Edward Snowden's father is seeking a Russian visa and plans to visit his fugitive son in Moscow soon, the lawyer helping the US intelligence wistleblower with his Russian asylum application said.
The plan by Lon Snowden was revealed on Wednesday after the father of the former National Security Agency (NSA) contractor gave an interview to Russian television and said he wanted his son to be safe.
"Today we agreed over the telephone (together with Edward Snowden) that I will put together an invitation for his father to come to Russia," lawyer Anatoly Kucherena told Russian news agencies.
"I hope that it won't take too long to issue a visa," he said.
Edward Snowden has been staying in the transit zone of the Sheremetyevo Airport outside Moscow since he flew in from Hong Kong on June 23 and has never formally crossed the Russian border.
Snowden, 30, is wanted on felony charges by the United States after leaking details of vast US surveillance programmes, but Russia has refused to extradite him.
Under mounting pressure over the leaks, Washington on Wednesday declassified some details of its phone-tapping scheme.
Three secret documents, including a court order authorising the collection of US phone records, were released "in public interest", according to director of national intelligence James Clapper. The order spells out how the government can use call data obtained from telecom giants such as Verizon.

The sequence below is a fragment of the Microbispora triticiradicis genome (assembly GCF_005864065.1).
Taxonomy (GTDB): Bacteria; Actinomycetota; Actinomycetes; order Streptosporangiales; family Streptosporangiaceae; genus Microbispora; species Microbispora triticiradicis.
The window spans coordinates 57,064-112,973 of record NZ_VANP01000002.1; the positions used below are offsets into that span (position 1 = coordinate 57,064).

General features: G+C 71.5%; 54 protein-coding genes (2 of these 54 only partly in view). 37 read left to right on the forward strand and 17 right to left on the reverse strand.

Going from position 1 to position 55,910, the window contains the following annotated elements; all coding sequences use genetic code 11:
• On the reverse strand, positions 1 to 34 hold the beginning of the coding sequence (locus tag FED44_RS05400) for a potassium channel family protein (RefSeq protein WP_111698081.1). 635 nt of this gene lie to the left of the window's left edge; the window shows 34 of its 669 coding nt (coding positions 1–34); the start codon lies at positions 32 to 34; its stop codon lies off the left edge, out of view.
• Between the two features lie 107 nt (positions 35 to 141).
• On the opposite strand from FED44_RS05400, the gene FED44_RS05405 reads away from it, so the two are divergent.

In his interview to Russian television channel Rossiya 24, Lon Snowden revealed that the FBI had contacted him with an offer to go to Russia, which he had not taken up for fear that he could be used to pressure his son.
He said he did not refuse the offer outright, however, and was considering the possibility of travelling to Russia and even attending the 2014 Winter Olympics in Sochi.
Speaking from a Washington studio, he greeted his son, after the presenter said he had been alerted to watch the show, and told him to stay safe.
"Edward, I hope you are watching this. Your family is well. We love you. We hope you are healthy, we hope you are well, I hope to see you soon, but most of all I want you to be safe. I want you to find a safe haven," Lon Snowden said.
Lon Snowden said in the interview that he hoped his son would return home one day.